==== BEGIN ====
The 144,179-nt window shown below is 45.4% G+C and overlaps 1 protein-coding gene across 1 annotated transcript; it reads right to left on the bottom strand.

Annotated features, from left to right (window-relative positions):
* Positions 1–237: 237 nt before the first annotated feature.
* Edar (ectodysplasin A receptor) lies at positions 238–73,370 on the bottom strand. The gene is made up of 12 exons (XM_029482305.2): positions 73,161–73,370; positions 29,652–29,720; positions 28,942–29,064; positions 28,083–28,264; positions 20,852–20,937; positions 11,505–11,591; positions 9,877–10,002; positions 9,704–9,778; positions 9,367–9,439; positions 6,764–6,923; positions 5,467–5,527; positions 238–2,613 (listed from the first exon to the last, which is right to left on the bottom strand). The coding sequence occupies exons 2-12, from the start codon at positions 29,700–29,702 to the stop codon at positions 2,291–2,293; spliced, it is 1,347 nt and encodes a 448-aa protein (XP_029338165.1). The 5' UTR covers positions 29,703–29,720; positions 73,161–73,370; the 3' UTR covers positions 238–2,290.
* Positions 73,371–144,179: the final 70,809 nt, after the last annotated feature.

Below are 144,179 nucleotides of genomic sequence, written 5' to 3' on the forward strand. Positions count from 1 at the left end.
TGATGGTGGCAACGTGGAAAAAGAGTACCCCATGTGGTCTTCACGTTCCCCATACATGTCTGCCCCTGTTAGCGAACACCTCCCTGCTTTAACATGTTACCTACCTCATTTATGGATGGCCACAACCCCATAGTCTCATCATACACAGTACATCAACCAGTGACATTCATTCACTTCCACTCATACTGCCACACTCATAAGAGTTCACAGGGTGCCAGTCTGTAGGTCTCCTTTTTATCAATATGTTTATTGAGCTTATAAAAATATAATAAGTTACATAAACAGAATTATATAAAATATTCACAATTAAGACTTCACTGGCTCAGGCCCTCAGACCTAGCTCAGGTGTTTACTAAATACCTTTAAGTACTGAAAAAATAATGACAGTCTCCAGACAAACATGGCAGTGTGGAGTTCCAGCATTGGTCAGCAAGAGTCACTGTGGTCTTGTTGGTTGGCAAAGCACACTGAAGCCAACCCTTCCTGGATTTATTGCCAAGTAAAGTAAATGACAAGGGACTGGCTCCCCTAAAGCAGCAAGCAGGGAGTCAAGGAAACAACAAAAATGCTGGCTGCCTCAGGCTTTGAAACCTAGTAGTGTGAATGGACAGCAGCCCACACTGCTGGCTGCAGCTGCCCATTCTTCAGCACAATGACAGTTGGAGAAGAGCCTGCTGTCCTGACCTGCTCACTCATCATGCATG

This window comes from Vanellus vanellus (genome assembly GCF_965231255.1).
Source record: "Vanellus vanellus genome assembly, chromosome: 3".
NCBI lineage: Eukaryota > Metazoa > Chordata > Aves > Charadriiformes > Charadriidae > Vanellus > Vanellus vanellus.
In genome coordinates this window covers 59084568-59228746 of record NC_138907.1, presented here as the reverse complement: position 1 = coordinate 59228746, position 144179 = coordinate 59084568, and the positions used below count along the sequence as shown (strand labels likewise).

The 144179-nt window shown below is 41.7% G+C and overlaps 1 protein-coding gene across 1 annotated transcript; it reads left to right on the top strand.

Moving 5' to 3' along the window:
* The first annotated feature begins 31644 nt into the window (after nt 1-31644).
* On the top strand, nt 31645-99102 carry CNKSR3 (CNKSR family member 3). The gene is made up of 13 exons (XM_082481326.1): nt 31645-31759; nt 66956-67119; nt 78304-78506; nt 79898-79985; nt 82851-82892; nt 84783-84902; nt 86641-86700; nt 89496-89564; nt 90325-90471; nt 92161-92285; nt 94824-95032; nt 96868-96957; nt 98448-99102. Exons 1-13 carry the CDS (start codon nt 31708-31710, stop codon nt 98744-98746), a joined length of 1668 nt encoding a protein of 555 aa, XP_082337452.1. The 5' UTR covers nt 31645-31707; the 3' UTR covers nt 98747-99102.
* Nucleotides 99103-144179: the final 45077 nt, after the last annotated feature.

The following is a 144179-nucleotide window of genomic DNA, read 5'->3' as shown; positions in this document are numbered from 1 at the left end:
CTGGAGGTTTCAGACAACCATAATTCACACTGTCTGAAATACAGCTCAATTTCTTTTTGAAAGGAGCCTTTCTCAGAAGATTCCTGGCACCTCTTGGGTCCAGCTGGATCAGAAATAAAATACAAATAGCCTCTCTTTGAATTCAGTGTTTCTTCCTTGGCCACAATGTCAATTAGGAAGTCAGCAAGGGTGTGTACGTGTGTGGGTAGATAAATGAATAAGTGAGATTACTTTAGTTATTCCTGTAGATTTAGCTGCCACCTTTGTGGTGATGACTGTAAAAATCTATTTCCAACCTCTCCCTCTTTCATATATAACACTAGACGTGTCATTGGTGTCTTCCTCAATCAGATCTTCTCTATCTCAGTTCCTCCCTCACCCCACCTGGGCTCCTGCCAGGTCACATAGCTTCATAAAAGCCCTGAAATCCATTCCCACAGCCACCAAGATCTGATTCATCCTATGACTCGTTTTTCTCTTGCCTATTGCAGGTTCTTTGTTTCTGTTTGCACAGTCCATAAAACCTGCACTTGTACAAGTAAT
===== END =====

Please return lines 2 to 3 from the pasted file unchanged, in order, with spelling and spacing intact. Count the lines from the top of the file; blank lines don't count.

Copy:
Annotated features, from left to right (window-relative positions):
* Positions 1–237: 237 nt before the first annotated feature.